The Personalization Privacy Paradox

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  • This article appeared in a journal published by Elsevier. The attachedcopy is furnished to the author for internal non-commercial researchand education use, including for instruction at the authors institution

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    The personalization privacy paradox: An exploratory study of decision makingprocess for location-aware marketing

    Heng Xu a,, Xin (Robert) Luo b,1, John M. Carroll a,2, Mary Beth Rosson a,3

    a College of Information Sciences and Technology, The Pennsylvania State University, 316H IST Building, University Park, PA 16802, United Statesb Anderson School of Management, The University of New Mexico, 1924 Las Lomas NE, MSC05 3090, Albuquerque, NM 87131, United States

    a b s t r a c ta r t i c l e i n f o

    Article history:Received 24 October 2009Received in revised form 13 August 2010Accepted 17 November 2010Available online 27 November 2010

    Keywords:Privacy decision makingPersonalization privacy paradoxLocation-aware marketing (LAM)Covert personalizationOvert personalization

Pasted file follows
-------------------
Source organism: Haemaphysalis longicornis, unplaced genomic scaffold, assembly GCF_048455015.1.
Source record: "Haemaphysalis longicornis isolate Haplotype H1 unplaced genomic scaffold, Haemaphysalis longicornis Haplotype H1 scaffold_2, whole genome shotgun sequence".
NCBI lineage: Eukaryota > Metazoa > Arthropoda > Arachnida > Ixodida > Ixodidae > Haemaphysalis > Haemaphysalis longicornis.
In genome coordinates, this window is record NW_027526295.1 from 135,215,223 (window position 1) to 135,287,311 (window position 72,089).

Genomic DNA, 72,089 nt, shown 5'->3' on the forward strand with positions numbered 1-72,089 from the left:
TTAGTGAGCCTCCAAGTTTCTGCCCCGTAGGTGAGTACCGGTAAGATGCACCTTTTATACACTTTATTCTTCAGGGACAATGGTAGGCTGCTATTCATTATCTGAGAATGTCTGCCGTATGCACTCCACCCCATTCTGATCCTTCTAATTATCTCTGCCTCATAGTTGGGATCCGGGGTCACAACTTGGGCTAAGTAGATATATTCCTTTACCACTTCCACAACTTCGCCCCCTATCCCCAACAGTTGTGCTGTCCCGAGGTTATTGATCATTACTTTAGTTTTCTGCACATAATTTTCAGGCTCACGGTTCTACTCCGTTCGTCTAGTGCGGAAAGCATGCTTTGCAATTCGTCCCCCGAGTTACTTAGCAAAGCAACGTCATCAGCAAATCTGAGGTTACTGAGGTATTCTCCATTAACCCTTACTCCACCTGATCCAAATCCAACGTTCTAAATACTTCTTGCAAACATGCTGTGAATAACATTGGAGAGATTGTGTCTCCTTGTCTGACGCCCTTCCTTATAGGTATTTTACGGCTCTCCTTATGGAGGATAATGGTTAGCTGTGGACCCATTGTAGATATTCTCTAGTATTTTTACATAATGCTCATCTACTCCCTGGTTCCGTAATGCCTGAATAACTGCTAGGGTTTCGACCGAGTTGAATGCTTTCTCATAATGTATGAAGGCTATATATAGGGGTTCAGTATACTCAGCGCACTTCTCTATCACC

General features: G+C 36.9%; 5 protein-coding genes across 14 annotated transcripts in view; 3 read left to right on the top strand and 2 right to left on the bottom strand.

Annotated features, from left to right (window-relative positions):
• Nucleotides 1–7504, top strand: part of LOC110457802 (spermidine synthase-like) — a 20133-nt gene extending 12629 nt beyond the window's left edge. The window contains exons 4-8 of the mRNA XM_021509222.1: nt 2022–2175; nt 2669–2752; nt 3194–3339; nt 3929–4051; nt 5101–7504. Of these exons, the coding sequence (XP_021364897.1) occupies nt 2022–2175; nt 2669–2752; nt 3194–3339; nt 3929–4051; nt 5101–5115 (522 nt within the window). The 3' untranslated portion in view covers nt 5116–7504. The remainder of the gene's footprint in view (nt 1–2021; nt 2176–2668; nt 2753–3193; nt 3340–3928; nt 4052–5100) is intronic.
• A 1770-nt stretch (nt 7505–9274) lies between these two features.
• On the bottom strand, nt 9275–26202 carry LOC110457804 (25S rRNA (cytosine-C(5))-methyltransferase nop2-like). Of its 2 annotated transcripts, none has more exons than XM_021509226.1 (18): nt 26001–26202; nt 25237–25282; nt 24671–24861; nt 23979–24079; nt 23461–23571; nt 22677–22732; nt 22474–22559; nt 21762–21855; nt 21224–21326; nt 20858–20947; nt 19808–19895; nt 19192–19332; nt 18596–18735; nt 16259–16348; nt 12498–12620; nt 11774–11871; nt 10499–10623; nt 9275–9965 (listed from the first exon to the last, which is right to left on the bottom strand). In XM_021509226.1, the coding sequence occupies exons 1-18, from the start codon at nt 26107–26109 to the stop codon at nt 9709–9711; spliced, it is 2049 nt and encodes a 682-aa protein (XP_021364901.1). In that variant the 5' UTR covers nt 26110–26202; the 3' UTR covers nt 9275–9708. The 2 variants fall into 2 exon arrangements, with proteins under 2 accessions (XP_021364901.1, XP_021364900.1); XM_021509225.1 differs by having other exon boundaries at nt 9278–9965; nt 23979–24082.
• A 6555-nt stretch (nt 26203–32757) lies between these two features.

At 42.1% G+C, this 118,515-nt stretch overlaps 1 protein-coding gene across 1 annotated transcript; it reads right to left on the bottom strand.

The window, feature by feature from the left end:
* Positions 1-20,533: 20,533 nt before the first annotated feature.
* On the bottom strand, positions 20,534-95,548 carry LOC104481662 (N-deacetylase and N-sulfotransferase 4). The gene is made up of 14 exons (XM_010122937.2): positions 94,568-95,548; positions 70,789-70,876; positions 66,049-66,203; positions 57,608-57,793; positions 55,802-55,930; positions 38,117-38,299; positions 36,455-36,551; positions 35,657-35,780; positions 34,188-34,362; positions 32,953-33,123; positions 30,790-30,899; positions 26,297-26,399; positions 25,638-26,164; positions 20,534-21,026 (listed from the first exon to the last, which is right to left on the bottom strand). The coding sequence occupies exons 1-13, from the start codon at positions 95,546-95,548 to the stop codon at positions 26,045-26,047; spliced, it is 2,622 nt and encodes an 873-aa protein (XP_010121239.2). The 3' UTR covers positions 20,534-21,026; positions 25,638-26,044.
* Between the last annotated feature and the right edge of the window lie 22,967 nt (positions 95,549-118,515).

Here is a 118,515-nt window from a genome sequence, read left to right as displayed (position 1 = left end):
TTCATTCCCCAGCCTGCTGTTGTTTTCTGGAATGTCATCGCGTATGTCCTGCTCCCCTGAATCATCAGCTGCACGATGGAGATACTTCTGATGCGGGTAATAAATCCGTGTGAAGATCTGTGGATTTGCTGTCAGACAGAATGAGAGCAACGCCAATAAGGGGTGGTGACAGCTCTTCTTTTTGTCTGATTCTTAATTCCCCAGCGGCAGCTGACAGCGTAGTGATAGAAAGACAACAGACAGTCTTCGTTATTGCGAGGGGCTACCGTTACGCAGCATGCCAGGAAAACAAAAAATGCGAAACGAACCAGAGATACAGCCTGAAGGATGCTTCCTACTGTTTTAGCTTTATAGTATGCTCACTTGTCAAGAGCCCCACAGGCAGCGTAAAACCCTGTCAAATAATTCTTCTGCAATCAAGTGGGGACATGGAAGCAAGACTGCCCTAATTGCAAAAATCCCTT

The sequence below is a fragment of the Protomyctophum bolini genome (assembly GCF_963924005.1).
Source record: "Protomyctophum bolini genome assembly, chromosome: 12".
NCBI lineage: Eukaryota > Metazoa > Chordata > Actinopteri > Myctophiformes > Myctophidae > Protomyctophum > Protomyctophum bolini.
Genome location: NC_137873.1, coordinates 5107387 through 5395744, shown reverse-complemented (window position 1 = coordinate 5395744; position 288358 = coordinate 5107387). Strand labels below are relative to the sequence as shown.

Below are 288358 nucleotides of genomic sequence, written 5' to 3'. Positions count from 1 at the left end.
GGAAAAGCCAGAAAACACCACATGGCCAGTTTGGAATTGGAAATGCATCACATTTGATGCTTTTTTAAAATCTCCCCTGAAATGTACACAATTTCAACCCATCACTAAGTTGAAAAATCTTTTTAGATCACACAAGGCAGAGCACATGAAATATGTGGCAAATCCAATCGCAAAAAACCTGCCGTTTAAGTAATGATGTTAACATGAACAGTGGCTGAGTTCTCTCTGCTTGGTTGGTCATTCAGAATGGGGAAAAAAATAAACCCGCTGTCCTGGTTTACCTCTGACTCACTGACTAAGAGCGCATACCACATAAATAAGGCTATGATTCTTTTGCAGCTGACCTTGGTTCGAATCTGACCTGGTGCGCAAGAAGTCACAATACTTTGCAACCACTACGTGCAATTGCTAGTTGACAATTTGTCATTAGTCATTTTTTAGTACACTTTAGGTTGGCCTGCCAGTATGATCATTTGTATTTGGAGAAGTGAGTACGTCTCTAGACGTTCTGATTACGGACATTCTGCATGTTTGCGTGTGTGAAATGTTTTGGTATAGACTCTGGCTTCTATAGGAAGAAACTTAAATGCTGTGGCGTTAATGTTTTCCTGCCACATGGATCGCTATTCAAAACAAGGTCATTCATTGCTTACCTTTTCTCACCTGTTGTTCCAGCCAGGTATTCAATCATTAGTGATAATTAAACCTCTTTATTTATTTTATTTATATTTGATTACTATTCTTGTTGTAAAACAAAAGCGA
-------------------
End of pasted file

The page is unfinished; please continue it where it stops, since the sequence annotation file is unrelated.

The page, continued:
Despite the vast opportunities offered by location-aware marketing (LAM), mobile customers' privacyconcerns appear to be a major inhibiting factor in their acceptance of LAM. This study extends the privacycalculus model to explore the personalizationprivacy paradox in LAM, with considerations of personalcharacteristics and two personalization approaches (covert and overt). Through an experimental study, weempirically validated the proposed model. Results suggest that the influences of personalization on theprivacy risk/benefit beliefs vary upon the type of personalization systems (covert and overt), and thatpersonal characteristics moderate the parameters and path structure of the privacy calculus model.

    2010 Elsevier B.V. All rights reserved.

    1. Introduction

    Recent advances in mobile communication technologies havepresented decision-makers (e.g., marketing managers) with a newform of advertising channel: location-aware marketing (LAM). LAMhas been defined as targeted advertising initiatives delivered to amobile device from an identified sponsor that is specific to thelocation of the consumer [62]. With the increasing popularity of thenew generation of GPS-enabled smartphones [1], marketers canutilize this emerging technological ground to deliver personalizedmarketing messages based on consumers' geographical locations andprediction of their needs, and to reach mobile consumers throughtheir mobile devices on a geographically targeted basis.

    Location-based services (LBS) revenues are expected to grow from$1.7 billion in 2008 to $14 billion by 2014 [1]. Many LBS providers seeLAM as the cornerstone of their business models [1]. Despite the vastopportunities offered by LAM, many merchants and consumers are